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The Roger Ailes scandal is ballooning into something much bigger

By JOE POMPEO 08/10/16 06:47 AM EDT
THE DAILY AILES -- The Roger Ailes scandal is ballooning into something much bigger than the initial sexual harassment allegations that ignited the controversy a little over a month ago. And those were big enough: In a little more than two weeks, they drove the longtime Fox News chief out of the cable news channel he spent 20 years molding into a media powerhouse for the right and a cash cow for parent company 21st Century Fox, which is controlled by Rupert Murdoch and his sons.

In the past few days alone, there have been reports of surveillance campaigns against journalists covering Ailes (http://nym.ag/2aDOHsD); Fox News employees who “believe our phones are tapped and that we are monitored” (http://cnnmon.ie/2aXbX4b); and incredulity that top brass at the publicly-traded 21st Century Fox were not until recently aware, as the company has said, of a $3.15 million exit package paid in 2011 to a former Fox News booker who claims Ailes manipulated and sexually harassed her for 20 years (http://on.ft.com/2aNm3Hr).

The question now being tossed around in the private conversations, Twitter exchanges, Gchats and Slack windows of the media-obsessed: How much more dirt is going to come out, and will this sordid affair eventually make the leap from scandalous to criminal? There’s been no smoking gun just yet, but there are specters. The whole thing’s beginning to feel a little Summer 2011, when the U.K. phone-hacking scandal that upended Murdoch’s other conglomerate, News Corp., was starting to catch fire. Here’s the latest that’s come across Morning Media’s desk ...

Dark arts: Ailes’ black ops tactics against New York magazine reporter and Ailes biographer Gabe Sherman were apparently more menacing than just online smears and negative Google ads. A source close to high-level Fox News executives told Morning Media that during a private conversation with Ailes at an event in the period when Sherman was reporting his 2014 book, “The Loudest Voice in the Room,” Ailes said to this source, “I know where he lives, and I'm gonna send people to beat the shit out of him.” (A second source within the Fox News orbit confirmed hearing the same account and a third said Ailes has said some version of this before.)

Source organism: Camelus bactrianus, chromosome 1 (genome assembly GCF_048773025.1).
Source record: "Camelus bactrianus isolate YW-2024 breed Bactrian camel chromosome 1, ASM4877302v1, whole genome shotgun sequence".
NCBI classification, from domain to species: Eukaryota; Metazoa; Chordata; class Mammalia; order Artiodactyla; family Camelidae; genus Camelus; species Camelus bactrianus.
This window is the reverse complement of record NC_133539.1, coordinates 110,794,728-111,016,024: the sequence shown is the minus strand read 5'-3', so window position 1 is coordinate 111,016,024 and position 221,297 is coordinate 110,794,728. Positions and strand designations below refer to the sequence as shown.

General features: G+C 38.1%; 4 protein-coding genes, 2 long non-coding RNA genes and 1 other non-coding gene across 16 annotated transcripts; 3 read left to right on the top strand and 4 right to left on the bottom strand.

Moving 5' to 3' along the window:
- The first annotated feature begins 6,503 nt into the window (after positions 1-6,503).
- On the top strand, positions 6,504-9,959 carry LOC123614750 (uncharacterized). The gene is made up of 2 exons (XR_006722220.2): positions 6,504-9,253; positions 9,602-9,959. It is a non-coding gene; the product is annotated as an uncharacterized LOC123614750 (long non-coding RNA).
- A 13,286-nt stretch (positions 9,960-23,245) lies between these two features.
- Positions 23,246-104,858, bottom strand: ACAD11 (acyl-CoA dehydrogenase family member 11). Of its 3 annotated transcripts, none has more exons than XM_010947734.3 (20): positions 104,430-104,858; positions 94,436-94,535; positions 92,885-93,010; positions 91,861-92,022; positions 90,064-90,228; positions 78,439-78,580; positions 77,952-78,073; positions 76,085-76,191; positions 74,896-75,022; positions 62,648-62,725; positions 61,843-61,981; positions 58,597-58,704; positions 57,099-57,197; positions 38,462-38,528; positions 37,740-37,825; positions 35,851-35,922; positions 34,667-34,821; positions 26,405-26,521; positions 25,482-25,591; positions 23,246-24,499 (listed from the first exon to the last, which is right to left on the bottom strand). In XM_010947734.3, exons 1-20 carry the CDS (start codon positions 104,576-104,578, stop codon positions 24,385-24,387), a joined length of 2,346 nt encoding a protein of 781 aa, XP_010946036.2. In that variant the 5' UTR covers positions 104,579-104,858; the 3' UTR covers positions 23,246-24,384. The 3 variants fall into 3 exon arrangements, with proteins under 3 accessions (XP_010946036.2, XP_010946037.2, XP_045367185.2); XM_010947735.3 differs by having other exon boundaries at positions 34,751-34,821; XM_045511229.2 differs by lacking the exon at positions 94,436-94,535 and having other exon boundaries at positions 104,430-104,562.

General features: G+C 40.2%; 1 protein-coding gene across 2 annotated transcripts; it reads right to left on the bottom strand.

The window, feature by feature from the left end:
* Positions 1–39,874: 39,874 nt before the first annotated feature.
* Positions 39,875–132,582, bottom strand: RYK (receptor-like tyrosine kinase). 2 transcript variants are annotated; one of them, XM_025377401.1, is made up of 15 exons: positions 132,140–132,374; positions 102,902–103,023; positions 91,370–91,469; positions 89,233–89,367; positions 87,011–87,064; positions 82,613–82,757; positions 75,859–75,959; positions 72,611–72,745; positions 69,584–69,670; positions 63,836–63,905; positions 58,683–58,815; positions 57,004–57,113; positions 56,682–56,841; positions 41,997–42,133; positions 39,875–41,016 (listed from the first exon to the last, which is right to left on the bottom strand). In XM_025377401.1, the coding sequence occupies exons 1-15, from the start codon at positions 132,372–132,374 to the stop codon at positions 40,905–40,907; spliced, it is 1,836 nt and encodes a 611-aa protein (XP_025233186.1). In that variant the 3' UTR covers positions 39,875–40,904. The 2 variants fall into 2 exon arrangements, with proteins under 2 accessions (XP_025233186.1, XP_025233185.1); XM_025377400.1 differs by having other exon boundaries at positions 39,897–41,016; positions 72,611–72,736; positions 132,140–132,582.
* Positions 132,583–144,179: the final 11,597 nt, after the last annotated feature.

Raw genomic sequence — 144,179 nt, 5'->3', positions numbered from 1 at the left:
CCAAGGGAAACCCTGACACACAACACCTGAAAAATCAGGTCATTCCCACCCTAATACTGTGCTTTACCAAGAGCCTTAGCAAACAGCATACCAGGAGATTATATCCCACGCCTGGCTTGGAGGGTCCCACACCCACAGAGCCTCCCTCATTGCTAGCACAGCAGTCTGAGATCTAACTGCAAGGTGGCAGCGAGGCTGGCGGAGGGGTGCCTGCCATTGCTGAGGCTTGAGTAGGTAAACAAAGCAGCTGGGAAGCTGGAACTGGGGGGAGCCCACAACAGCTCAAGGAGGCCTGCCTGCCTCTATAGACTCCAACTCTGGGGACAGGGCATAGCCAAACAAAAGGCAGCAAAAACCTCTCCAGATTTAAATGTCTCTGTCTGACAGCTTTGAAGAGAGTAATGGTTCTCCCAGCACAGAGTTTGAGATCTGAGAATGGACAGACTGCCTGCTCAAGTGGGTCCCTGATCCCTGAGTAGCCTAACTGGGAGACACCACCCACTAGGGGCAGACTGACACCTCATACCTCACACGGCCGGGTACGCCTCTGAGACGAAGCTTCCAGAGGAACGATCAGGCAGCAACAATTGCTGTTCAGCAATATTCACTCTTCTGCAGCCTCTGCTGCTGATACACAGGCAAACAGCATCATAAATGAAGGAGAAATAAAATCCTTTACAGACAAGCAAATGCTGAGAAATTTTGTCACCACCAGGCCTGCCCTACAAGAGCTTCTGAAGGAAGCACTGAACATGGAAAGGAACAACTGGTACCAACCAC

Read more: http://www.politico.com/media/tipsheets/morning-media/2016/08/another-ailes-spectacularsecond-amendment-sagaerstwhile-ap-power-duo-reunites-001084

U.S. will affirm its prohibition on medical marijuana

The government on Thursday will refuse again to allow the use of marijuana for medical purposes, reaffirming its conclusion that the drug's therapeutic value has not been proved scientifically, according to government officials, and defying a growing clamor to legalize it for the treatment of a variety of conditions.

In an announcement scheduled to be in the Federal Register, the Drug Enforcement Administration will turn down requests to remove marijuana from "Schedule I," which classifies it as a drug with "no currently accepted medical use" in the United States and precludes doctors from prescribing it.

The decision will keep the federal government at odds with 25 states and the District of Columbia, which have passed laws allowing medical use of marijuana to some degree. Members of Congress have called for its reclassification and on Wednesday, the National Conference of State Legislatures adopted a resolution asking the federal government to remove marijuana from Schedule I.

The agency will announce one policy change that could increase the amount of research conducted on marijuana, the officials said. The DEA will expand the number of places allowed to grow marijuana for studies of its value in chronic pain relief, as a treatment for epilepsy and other purposes. Currently, only the University of Mississippi,which holds an exclusive contract with the National Institute on Drug Abuse, is federally licensed to grow marijuana for research purposes.


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Maya 'snake dynasty' tomb uncovered holding body, treasure and hieroglyphs

Archaeologists have uncovered what may be the largest royal tomb found in more than a century of work on Maya ruins in Belize, along with a puzzling set of hieroglyphic panels that provide clues to a “snake dynasty” that conquered many of its neighbors some 1,300 years ago.

The tomb was unearthed at the ruins of Xunantunich, a city on the Mopan river in western Belize that served as a ceremonial center in the final centuries of Maya dominance around 600 to 800AD. Archaeologists found the chamber 16ft to 26ft below ground, where it had been hidden under more than a millennium of dirt and debris.

Researchers found the tomb as they excavated a central stairway of a large structure: within were the remains of a male adult, somewhere between 20 and 30 years old, lying supine with his head to the south.

The archaeologist Jaime Awe said preliminary analysis by osteologists found the man was athletic and “quite muscular” at his death, and that more analysis should provide clues about his identity, health and cause of death.

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